The enormous progress that has been achieved in the short span of a year bears witness to the fact that the decision taken by the government of India on Aug. 5, 2019, was a much-needed reform.

Dr. Pradeep Rajpurohit


The selection process for these jobs will give added weight to applicants who are residents of the area, divorced women or orphaned girls, among other criteria. The government has also restored a program under which all government jobs are reserved for residents of J&K.
In the field of education, 50 new educational institutions, offering 25,000 places for students, have been established, representing the largest expansion in J&K in 70 years. More than 500,000 students have also taken advantage of a number of government scholarship schemes — a four-fold increase over the number during the previous year.
The J&K government has also approved the establishment of two centers for invention, innovation, incubation and training, which will strengthen the partnerships between industry and academia in technical fields.
Similarly, in the medical field, two All India Institutes of Medical Sciences, seven new medical colleges, five new nursing colleges and a State Cancer Institute are planned. A student health card scheme has also been launched to ensure better healthcare for schoolchildren.
To boost the infrastructure in J&K, more than 500 projects worth in excess of $80 million have been completed, and more than 2,000 projects worth nearly $800 million have been approved. Bottlenecks that had delayed projects in a number of sectors have been removed and many of those projects are now nearing completion.
Jammu and Srinagar are being developed as modern, sustainable smart cities, in which 190 projects worth more than $900 million are planned. Proposals for a light rail transit system in both cities have been approved. A first-ever housing, slum development, rehabilitation and township policy has been approved, under which the construction of 200,000 houses is planned. More than 300,000 households have also been given access to electricity for the first time in 70 years.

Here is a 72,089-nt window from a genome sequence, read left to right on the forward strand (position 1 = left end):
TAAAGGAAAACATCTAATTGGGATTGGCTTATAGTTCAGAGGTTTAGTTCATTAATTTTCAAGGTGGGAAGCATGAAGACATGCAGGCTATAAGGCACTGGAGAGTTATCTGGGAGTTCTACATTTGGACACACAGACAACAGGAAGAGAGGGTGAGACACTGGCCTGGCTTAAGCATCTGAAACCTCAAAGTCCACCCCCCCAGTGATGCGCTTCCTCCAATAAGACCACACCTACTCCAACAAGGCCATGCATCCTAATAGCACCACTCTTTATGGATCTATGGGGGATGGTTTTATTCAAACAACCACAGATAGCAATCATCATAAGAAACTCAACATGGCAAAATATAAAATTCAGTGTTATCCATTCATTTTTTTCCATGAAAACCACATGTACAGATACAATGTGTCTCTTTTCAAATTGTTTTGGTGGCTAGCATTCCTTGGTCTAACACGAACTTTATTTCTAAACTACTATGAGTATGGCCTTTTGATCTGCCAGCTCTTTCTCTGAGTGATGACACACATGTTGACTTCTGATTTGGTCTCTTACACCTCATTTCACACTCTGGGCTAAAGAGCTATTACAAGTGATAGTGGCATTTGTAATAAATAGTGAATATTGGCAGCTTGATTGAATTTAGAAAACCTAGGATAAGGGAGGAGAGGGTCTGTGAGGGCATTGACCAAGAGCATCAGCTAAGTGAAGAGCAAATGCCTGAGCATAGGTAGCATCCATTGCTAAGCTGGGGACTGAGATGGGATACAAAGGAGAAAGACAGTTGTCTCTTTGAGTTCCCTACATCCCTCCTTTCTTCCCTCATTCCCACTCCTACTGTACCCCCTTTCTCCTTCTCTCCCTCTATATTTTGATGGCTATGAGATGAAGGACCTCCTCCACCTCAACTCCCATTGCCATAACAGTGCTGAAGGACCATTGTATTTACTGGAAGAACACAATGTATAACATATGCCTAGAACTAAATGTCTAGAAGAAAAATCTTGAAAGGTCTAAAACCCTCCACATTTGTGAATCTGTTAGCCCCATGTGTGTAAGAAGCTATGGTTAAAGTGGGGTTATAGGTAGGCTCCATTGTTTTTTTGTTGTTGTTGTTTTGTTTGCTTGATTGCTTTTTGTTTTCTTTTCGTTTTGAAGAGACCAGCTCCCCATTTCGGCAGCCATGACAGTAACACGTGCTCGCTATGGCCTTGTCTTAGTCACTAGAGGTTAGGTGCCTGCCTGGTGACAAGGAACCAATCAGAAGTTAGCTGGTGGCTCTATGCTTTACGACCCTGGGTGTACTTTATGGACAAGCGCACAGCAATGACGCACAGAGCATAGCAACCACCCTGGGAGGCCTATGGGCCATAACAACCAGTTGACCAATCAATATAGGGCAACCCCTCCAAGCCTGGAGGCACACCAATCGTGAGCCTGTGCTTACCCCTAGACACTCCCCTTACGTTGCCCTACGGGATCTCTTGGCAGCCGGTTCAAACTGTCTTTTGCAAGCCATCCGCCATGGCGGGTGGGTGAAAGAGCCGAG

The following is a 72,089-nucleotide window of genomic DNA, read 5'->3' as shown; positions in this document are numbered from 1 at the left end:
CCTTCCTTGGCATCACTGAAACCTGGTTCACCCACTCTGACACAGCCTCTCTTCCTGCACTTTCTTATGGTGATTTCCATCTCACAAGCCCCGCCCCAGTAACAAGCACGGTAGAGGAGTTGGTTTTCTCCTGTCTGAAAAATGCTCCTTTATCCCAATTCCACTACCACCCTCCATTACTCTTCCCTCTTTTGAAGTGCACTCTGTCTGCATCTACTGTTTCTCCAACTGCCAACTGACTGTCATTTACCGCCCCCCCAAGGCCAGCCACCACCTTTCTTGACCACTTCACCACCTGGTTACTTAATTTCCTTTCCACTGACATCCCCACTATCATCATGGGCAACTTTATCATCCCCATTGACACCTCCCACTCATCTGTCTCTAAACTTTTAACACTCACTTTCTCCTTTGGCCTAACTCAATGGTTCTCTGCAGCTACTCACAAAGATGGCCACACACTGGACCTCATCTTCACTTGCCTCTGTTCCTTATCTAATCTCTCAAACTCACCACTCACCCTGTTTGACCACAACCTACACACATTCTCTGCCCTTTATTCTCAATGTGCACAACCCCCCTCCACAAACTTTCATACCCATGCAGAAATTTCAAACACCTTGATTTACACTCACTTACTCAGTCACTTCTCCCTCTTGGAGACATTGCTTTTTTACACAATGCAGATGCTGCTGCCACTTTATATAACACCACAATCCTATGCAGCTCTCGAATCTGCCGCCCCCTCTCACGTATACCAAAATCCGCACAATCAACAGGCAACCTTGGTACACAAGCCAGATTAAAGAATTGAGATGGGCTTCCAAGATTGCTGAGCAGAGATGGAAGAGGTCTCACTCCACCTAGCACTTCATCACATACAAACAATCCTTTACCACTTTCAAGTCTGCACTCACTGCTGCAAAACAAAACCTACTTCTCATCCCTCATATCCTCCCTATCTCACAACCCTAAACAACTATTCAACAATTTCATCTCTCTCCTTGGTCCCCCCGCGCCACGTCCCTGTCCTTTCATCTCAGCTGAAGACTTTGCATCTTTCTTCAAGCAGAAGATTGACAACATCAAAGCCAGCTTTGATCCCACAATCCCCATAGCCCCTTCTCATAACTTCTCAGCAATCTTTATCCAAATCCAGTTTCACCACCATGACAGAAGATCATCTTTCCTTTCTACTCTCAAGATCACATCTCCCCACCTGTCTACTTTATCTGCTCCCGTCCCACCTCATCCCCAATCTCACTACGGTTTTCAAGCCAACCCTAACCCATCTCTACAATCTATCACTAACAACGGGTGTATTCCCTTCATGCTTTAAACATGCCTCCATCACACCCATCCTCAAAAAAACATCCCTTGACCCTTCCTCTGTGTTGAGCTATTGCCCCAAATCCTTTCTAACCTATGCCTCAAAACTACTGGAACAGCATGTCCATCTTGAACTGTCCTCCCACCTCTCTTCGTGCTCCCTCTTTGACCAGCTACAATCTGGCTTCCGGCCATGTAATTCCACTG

J&K is one of the best-performing union territories/states in India in the management of COVID-19. It has a testing rate of 44,744 per million people, which is four times the national average.
Seventeen dedicated COVID-19 hospitals have been set up. They provide 60,000 beds, including 20,000 in intensive care and 25,000 in isolation units with oxygen facilities. Srinagar is one of 16 districts in the country recognized for best practices in the management of the pandemic.
Meanwhile, $46 million of assistance has been approved for groups adversely affected by the pandemic, including houseboat owners, female entrepreneurs and self-help groups involved in the handloom and handicrafts sectors.
In addition, the return to J&K of more than 250,000 residents who were stranded across India and overseas due to the pandemic has been facilitated.
The enormous progress that has been achieved in the short span of a year bears witness to the fact that the decision taken by the government of India on Aug. 5, 2019, was a much-needed reform that has delivered on its promise to improve the quality of life for all segments of the population of Jammu and Kashmir, and set it firmly on the path toward progress and equitable development.

Dr. Pradeep Rajpurohit is deputy chief of mission at the Indian Embassy in Riyadh.